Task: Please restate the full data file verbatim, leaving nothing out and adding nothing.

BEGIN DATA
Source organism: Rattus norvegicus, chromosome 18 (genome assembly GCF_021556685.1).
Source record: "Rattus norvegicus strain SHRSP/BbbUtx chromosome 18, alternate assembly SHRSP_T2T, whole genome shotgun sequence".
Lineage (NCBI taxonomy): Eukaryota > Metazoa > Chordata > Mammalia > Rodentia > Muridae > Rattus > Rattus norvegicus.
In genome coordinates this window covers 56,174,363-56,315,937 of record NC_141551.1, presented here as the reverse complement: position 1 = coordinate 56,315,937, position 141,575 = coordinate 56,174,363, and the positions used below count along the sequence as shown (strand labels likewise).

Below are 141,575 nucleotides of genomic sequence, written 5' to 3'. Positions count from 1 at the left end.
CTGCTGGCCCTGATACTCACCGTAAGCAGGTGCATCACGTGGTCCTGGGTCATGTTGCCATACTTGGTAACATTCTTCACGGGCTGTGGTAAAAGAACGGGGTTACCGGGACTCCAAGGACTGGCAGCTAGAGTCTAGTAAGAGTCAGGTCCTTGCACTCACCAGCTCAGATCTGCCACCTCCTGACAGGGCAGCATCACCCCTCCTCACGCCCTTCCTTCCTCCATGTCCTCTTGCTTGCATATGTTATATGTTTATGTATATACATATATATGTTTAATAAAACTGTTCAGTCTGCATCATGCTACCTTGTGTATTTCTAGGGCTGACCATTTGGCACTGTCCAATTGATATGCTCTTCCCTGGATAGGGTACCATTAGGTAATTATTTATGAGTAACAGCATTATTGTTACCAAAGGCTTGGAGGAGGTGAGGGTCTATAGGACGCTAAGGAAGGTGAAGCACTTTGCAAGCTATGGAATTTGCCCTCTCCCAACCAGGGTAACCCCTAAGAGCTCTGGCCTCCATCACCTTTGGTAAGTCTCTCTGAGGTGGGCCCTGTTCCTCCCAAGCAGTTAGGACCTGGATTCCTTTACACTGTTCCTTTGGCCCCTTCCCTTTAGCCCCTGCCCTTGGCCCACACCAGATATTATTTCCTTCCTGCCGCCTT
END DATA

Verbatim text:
Source organism: Rattus norvegicus, chromosome 18 (genome assembly GCF_021556685.1).
Source record: "Rattus norvegicus strain SHRSP/BbbUtx chromosome 18, alternate assembly SHRSP_T2T, whole genome shotgun sequence".
Lineage (NCBI taxonomy): Eukaryota > Metazoa > Chordata > Mammalia > Rodentia > Muridae > Rattus > Rattus norvegicus.
In genome coordinates this window covers 56,174,363-56,315,937 of record NC_141551.1, presented here as the reverse complement: position 1 = coordinate 56,315,937, position 141,575 = coordinate 56,174,363, and the positions used below count along the sequence as shown (strand labels likewise).

Below are 141,575 nucleotides of genomic sequence, written 5' to 3'. Positions count from 1 at the left end.
CTGCTGGCCCTGATACTCACCGTAAGCAGGTGCATCACGTGGTCCTGGGTCATGTTGCCATACTTGGTAACATTCTTCACGGGCTGTGGTAAAAGAACGGGGTTACCGGGACTCCAAGGACTGGCAGCTAGAGTCTAGTAAGAGTCAGGTCCTTGCACTCACCAGCTCAGATCTGCCACCTCCTGACAGGGCAGCATCACCCCTCCTCACGCCCTTCCTTCCTCCATGTCCTCTTGCTTGCATATGTTATATGTTTATGTATATACATATATATGTTTAATAAAACTGTTCAGTCTGCATCATGCTACCTTGTGTATTTCTAGGGCTGACCATTTGGCACTGTCCAATTGATATGCTCTTCCCTGGATAGGGTACCATTAGGTAATTATTTATGAGTAACAGCATTATTGTTACCAAAGGCTTGGAGGAGGTGAGGGTCTATAGGACGCTAAGGAAGGTGAAGCACTTTGCAAGCTATGGAATTTGCCCTCTCCCAACCAGGGTAACCCCTAAGAGCTCTGGCCTCCATCACCTTTGGTAAGTCTCTCTGAGGTGGGCCCTGTTCCTCCCAAGCAGTTAGGACCTGGATTCCTTTACACTGTTCCTTTGGCCCCTTCCCTTTAGCCCCTGCCCTTGGCCCACACCAGATATTATTTCCTTCCTGCCGCCTT